Jones/Feuer Legislation Addresses Blue Cross 39% Rate Increase, Would Require Insurers to Get "Prior Approval”
Sacramento, CA – A crucially needed bill to control health insurance premiums through rate regulation passed its first test with majority approval today by the Health Committee of the California Assembly, after Consumer Watchdog and an Anthem Blue Cross policyholder hit with a 34% rate increase testified that the legislation would fill a gaping loophole in the federal health reform legislation. The measure would regulate what California insurers can charge, while encouraging a competitive market for health insurance.
The federal reform legislation passed by the House of Representatives on Sunday night will ultimately require every American to show proof of having health insurance or face a tax penalty. Yet nothing in the federal legislation adequately restrains how much a health insurer can charge for coverage. However, the measure does provide millions of dollars in grant funds for states to develop such regulation on their own. Consumer Watchdog noted that the California legislation would qualify the state for such funds.
AB 2578 by Assembly Member Dave Jones (D-Sacramento) and Assembly Member Mike Feuer (D-Los Angeles), passed today by the Assembly Health Committee (final vote tally pending, but 11 Yes votes recorded), would require HMOs and health insurers to seek “prior approval” for rate increases and justify overhead costs—just as many lines of insurance, including auto, already do under California’s landmark insurance reform law Proposition 103. Proposition 103 does not apply to health insurers. Consumer Watchdog founder Harvey Rosenfield wrote Proposition 103 which was approved by voters in 1988, not long after the California legislature mandated the purchase of auto insurance.
“Now that Congress has mandated that every American must show proof of owning a health insurance policy or face tax fines, California must ensure that the prices that insurers charge for coverage are fair,” said Jerry Flanagan, Health Care Policy Director for Consumer Watchdog, as he testified at the Health Committee hearing. “AB 2578 would bar excessive rates and allow consumers to intervene in the approval process. Proposition 103 is the nation’s most successful insurance regulation and is a model for health care reform.”
“Prior approval” regulation would help contain health insurance rate increases by requiring insurers to justify proposed increases before raising rates, and allowing thorough scrutiny of insurance company finances. For example, such regulation would require Anthem Blue Cross of California to open its books to scrutiny by the public and independent actuaries and explain why a recent 39% rate increase was necessary. In particular, the company would be required to explain why the increase was necessary in light of the fact that the company transferred $4.8 billion in profit to parent company WellPoint Inc. since the company merged in 2004 with Anthem. Blue Cross also maintains a surplus of $1 billion more than the law requires for financial safety, and has spent billions on other Wellpoint-affiliated companies for “service contracts.”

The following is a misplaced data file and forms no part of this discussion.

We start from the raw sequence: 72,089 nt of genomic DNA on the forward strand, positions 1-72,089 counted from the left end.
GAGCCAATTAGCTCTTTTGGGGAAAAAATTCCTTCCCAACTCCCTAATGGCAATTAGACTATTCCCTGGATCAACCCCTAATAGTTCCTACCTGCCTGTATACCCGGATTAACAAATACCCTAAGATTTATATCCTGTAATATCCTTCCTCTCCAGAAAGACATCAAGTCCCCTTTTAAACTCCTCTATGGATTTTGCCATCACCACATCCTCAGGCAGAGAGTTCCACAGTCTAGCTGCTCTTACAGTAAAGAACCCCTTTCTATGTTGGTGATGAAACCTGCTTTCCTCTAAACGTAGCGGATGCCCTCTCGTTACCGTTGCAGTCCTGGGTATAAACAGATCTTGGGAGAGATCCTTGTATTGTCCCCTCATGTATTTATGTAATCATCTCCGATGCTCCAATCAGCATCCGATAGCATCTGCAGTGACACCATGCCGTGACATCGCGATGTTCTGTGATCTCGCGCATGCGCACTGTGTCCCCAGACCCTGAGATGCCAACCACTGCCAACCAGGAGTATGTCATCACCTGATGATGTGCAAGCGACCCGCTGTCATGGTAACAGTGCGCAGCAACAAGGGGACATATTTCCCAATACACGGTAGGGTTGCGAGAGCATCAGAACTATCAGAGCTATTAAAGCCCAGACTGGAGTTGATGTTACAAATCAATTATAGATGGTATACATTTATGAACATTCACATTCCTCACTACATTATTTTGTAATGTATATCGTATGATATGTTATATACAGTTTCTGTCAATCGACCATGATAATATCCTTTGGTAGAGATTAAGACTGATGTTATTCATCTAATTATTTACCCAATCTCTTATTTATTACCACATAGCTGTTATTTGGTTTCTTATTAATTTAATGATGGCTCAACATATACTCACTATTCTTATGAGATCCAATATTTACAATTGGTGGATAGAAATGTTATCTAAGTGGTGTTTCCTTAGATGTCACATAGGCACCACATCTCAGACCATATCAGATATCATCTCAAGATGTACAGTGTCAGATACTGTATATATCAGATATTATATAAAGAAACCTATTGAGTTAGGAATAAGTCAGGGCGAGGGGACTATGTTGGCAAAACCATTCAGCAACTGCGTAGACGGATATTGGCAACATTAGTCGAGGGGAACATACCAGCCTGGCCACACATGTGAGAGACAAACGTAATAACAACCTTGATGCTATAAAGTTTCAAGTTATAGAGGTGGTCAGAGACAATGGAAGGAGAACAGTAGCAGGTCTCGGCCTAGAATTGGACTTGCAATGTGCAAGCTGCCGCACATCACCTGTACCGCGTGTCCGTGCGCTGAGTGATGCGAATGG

Read more about Consumer Watchdog’s analysis of Anthem Blue Cross’s profit transfers, and a chart of all known transfers since 2003.
California’s landmark prior approval rate regulation, Proposition 103, shows what a difference well-crafted regulation can make, for both consumers and the health of a competitive market. Prop 103 has saved drivers $62 billion since 1988. According to the Consumer Federation of America (“CFA”), Proposition 103 is the nation’s most successful insurance reform. To read more, click here to download a 2008 CFA report. According to the Consumer Federation of America, under Prop 103:
* California drivers have saved $61.8 billion in auto insurance rates, an average of $1670 per Californian;
* California is first among all states in holding down insurance premiums, with a 12.9% increase compared to an average national increase of 50%;
* California is the fourth most competitive auto insurance market in the nation; Completely unregulated Illinois ranks 44th.
Health insurance industry waste is not limited to the for-profit market. For example, together the state’s two largest nonprofits have more than $13.3 billion in excess premium funded reserves (Blue Shield $2.6 billion and Kaiser $10.7 billion). This is 977% more than the amount required by state regulators to provide financial stability in even the most volatile market, and enough money to provide health insurance to over 900,000 families for an entire year.
Extreme market control has allowed HMOs and insurance companies to raise prices while cutting back on coverage. In California, just five HMOs control approximately 96% of the market. Premiums, propelled by huge profits, questionable accounting and wasteful overhead, have skyrocketed, increasing over 87% during the past six years. These rate hikes greatly outpace worker earnings and the cost of providing care.
According to Consumer Watchdog, AB 2578 is needed to keep HMO and health insurance rates under control because:
* Already too many Californians cannot afford basic health care, with one in four Californians under age 65 now uninsured;
* Small businesses and thousands more individually insured Californians are one more rate increase away from being priced out of coverage.
Laurel Kaufer of the San Fernando Valley, whose individual Anthem Blue Cross policy is set to spike 34%, said “I am required to seek prior approval before I can expect to receive coverage from my insurance company. There is no good reason why Blue Cross should be allowed to raise my rates without prior approval!”
– 30 –
Consumer Watchdog is a nonpartisan consumer advocacy organization with offices in Washington, D.C. and Santa Monica, CA. Find us on the web at: http://www.ConsumerWatchdog.org.